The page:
There's never any shortage of buzzwords in the IT world, but when it comes to AI, they can be hard to tell apart. There's artificial intelligence, but then there's also machine intelligence. There's machine learning, but there's also deep learning. What's the difference? Here are five things you need to understand.
1. AI is basically an umbrella term for it all
Artificial intelligence refers to "a broad set of methods, algorithms and technologies that make software 'smart' in a way that may seem human-like to an outside observer," said Lynne Parker, director of the division of Information and Intelligent Systems for the National Science Foundation.
Machine learning, computer vision, natural language processing, robotics and related topics are all part of AI, in other words.
2. Machine intelligence = AI
"Some people may come up with distinctions between the two, but there is not a universal view that the two terms mean anything different," Parker said.
There may actually be a regional preference at work behind the origins of the separate terms. "Machine intelligence” has a more "down-to-earth engineering sensibility" that's been popular in Europe, whereas "artificial intelligence" has a slightly more "science-fiction feel" that's made it more popular in the U.S., said Thomas Dietterich, a professor at Oregon State University and president of the Association for the Advancement of Artificial Intelligence. In Canada, it's often been called "computational intelligence,” he added.
3. Machine learning is also a blanket term covering multiple technologies
As a part of AI, machine learning refers to a wide variety of algorithms and methodologies that enable software to improve its performance over time as it obtains more data. That includes both neural networks and deep learning (see below).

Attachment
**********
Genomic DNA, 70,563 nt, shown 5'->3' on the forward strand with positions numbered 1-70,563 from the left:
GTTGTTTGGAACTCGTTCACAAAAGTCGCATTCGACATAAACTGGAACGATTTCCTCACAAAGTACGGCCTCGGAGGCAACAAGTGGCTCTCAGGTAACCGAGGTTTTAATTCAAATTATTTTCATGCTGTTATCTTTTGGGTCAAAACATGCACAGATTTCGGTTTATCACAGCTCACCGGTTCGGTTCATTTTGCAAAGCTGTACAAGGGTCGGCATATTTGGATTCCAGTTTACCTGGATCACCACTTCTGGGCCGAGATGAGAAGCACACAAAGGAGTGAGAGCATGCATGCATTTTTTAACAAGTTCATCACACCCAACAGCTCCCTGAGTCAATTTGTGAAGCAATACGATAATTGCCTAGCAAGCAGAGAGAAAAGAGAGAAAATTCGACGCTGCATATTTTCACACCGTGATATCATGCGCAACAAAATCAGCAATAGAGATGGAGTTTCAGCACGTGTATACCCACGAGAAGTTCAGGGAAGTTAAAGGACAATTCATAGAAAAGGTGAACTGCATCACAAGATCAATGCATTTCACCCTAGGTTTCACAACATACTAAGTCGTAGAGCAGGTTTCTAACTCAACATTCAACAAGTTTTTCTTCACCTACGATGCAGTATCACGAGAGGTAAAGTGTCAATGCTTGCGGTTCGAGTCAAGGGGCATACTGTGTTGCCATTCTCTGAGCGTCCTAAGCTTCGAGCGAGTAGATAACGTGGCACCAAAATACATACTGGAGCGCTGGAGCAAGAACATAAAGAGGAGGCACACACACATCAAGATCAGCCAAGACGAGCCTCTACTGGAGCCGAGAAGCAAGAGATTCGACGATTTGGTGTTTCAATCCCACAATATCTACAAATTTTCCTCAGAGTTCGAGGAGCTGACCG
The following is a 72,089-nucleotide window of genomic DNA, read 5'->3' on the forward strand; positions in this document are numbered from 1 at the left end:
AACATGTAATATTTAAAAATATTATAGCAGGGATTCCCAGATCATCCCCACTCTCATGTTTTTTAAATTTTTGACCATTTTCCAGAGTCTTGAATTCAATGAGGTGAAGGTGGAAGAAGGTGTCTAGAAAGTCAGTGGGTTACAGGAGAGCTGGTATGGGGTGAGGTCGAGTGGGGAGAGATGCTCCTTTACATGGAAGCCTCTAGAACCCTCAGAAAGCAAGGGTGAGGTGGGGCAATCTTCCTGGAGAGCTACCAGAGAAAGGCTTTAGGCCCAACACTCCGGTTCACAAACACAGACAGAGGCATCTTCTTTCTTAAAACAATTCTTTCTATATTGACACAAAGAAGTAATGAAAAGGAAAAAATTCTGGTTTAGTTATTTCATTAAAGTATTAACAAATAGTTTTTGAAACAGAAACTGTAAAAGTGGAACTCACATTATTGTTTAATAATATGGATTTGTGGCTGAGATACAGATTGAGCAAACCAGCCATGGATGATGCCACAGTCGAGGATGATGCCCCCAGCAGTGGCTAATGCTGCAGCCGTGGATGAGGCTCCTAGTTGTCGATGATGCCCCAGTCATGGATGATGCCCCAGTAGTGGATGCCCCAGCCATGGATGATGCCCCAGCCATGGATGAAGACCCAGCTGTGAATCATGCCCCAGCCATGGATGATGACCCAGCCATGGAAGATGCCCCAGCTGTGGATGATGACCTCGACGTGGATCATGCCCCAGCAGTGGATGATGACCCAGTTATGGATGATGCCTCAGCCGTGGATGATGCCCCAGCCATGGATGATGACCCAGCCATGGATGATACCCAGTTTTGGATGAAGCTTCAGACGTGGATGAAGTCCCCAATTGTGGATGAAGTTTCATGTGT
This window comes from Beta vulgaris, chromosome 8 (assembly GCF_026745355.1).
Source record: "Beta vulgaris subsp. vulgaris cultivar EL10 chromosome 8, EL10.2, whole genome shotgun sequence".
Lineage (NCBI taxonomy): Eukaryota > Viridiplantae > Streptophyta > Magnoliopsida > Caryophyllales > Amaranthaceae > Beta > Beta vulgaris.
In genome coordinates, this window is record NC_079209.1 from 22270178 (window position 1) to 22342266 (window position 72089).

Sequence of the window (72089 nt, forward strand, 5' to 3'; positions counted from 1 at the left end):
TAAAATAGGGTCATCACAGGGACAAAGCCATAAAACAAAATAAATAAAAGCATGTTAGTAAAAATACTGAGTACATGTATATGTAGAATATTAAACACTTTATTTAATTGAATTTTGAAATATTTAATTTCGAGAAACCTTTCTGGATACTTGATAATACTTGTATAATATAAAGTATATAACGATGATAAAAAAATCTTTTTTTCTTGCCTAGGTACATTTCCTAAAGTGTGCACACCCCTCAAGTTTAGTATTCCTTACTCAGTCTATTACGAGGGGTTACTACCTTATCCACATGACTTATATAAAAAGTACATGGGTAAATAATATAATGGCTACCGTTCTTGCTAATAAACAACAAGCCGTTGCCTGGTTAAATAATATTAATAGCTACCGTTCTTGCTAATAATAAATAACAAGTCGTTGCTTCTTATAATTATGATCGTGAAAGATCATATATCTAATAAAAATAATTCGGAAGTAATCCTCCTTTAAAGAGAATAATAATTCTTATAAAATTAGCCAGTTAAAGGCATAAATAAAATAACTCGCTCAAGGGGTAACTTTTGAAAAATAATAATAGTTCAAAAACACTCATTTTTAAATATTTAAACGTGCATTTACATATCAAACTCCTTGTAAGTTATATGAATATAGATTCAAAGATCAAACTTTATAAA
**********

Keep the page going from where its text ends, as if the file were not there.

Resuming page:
"Fundamentally, all of machine learning is about recognizing trends from data or recognizing the categories that the data fit in so that when the software is presented with new data, it can make proper predictions," Parker explained.
As an example, think about the task of recognizing someone's face. "I have no idea how I recognize my wife’s face," Dietterich said. "This makes it very difficult to guess how to program a computer to do it."
By learning from examples, machine learning provides a way to do that. "This is 'programming by input-output examples' rather than by coding," Dietterich said.
Commonly used machine-learning techniques include neural networks, support vector machines, decision trees, Bayesian belief networks, k-nearest neighbors, self-organizing maps, case-based reasoning, instance-based learning, hidden Markov models and "lots of regression techniques," Parker said.
4. Neural networks are a type of machine learning, and deep learning refers to one particular kind
Neural networks -- also known as "artificial" neural networks -- are one type of machine learning that's loosely based on how neurons work in the brain, though "the actual similarity is very minor," Parker said.
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